Program representation

GP evolves computer programs, traditionally represented in memory as tree structures.[3] Trees can be easily evaluated in a recursive manner. Every tree node has an operator function and every terminal node has an operand, making mathematical expressions easy to evolve and evaluate. Thus traditionally GP favors the use of programming languages that naturally embody tree structures (for example, Lisp; other functional programming languages are also suitable).

Non-tree representations have been suggested and successfully implemented, such as linear genetic programming which suits the more traditional imperative languages [see, for example, Banzhaf et al. (1998)].[8] The commercial GP software Discipulus uses automatic induction of binary machine code ("AIM")[9] to achieve better performance. µGP[10] uses directed multigraphs to generate programs that fully exploit the syntax of a given assembly language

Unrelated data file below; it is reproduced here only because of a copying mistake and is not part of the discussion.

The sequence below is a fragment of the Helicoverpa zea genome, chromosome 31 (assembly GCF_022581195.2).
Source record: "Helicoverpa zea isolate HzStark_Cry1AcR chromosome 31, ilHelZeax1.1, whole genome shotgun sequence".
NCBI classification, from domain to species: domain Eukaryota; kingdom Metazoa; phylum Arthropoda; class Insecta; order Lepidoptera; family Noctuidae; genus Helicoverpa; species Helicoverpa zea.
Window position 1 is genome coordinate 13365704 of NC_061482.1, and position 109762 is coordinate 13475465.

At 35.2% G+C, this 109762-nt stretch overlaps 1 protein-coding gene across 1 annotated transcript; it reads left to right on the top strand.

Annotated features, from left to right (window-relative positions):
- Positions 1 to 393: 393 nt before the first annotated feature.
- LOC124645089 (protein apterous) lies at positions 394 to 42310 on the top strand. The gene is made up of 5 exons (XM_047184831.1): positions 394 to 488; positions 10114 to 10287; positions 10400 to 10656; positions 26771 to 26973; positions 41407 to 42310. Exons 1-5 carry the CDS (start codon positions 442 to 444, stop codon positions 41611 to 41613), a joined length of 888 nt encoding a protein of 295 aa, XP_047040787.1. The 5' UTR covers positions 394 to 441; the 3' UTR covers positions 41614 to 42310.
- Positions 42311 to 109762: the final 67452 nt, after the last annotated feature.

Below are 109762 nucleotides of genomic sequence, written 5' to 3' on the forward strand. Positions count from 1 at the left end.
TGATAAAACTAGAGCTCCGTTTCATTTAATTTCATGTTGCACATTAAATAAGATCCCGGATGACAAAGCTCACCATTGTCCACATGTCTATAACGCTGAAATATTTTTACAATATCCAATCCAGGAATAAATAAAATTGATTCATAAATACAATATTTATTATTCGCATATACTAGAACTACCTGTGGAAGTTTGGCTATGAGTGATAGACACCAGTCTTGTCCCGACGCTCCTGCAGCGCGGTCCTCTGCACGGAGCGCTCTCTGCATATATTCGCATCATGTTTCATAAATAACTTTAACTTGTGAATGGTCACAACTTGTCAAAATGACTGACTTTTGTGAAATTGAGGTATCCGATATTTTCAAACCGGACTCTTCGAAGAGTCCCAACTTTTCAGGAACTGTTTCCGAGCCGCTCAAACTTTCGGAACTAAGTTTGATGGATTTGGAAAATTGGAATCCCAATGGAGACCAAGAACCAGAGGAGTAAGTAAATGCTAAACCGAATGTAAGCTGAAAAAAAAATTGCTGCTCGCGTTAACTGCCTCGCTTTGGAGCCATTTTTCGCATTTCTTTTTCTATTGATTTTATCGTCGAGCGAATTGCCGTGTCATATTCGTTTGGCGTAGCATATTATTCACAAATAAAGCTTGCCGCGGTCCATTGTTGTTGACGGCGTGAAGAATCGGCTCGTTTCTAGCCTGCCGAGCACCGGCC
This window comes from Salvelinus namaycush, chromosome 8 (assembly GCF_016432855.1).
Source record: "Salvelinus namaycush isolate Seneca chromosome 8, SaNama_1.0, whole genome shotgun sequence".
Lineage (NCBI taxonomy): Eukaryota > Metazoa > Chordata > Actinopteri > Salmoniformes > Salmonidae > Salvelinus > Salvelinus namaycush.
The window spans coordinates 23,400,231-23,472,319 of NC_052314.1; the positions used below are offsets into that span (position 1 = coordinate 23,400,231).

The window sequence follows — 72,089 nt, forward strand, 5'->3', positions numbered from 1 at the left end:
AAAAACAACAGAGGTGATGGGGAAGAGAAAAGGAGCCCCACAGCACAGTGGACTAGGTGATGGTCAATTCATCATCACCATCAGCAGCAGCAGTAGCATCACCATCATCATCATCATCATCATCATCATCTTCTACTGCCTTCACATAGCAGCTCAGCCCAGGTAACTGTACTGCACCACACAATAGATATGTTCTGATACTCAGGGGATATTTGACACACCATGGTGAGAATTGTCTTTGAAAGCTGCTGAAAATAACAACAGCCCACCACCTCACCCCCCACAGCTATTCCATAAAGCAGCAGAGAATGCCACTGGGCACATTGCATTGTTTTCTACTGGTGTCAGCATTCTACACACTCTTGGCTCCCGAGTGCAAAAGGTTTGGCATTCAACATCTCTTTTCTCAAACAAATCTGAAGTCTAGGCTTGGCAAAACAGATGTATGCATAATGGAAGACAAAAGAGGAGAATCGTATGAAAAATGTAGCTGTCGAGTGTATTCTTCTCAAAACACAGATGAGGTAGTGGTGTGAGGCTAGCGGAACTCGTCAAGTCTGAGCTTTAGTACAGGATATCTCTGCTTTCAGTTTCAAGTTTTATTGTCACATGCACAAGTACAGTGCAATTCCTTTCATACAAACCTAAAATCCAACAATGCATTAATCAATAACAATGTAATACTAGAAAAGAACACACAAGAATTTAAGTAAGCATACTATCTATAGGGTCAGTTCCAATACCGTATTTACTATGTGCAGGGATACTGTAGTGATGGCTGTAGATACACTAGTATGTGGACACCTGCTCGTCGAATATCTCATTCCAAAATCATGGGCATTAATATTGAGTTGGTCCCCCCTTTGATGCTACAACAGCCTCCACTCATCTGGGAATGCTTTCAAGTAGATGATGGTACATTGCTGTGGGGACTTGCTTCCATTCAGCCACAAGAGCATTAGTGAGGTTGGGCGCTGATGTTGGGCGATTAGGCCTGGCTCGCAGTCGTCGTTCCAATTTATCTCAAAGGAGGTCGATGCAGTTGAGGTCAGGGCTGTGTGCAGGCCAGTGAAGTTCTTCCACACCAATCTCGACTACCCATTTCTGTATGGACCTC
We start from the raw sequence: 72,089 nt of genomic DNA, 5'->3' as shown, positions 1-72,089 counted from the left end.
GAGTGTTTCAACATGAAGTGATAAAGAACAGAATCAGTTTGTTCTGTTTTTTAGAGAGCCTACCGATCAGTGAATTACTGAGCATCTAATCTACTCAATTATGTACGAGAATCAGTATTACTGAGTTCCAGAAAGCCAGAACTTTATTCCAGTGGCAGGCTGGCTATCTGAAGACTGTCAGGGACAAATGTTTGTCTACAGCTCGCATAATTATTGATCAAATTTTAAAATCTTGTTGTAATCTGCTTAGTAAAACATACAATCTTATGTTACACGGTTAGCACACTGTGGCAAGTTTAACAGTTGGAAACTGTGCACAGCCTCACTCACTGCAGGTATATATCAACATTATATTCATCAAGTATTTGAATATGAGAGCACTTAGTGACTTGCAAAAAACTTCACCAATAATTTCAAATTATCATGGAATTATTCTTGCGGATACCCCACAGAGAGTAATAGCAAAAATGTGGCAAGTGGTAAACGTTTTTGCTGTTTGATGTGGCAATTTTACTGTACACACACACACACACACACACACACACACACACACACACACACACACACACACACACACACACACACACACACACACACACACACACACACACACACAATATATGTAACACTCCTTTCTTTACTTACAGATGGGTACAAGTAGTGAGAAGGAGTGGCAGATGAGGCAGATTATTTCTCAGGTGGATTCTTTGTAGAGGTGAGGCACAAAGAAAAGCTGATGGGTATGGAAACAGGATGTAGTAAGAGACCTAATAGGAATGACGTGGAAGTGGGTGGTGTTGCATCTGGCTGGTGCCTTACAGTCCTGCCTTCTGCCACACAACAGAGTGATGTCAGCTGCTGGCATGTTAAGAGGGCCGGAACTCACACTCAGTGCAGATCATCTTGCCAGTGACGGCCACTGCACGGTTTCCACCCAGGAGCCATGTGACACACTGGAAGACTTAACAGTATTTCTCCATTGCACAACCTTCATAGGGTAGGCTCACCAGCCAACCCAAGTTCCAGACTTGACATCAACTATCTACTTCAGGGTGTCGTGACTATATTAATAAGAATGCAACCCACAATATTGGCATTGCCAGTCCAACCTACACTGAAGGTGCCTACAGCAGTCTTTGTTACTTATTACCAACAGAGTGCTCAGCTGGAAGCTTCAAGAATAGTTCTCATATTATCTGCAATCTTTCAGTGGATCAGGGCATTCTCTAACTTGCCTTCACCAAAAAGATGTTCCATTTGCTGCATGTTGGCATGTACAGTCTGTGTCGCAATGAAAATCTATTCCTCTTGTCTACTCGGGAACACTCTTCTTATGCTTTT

Most non-tree representations have structurally noneffective code (introns). Such non-coding genes may seem to be useless, because they have no effect on the performance of any one individual. However, experiments seem to show faster convergence when using program representations — such as linear genetic programming and Cartesian genetic programming — that allow such non-coding genes, compared to tree-based program representations that do not have any non-coding genes.[11][12]

GP design process flowchart

A simple design process flowchart for GP was presented in the paper was published by Sohani et al.[13][14] As it is seen GP has a wide range of application including modelling of different energy systems.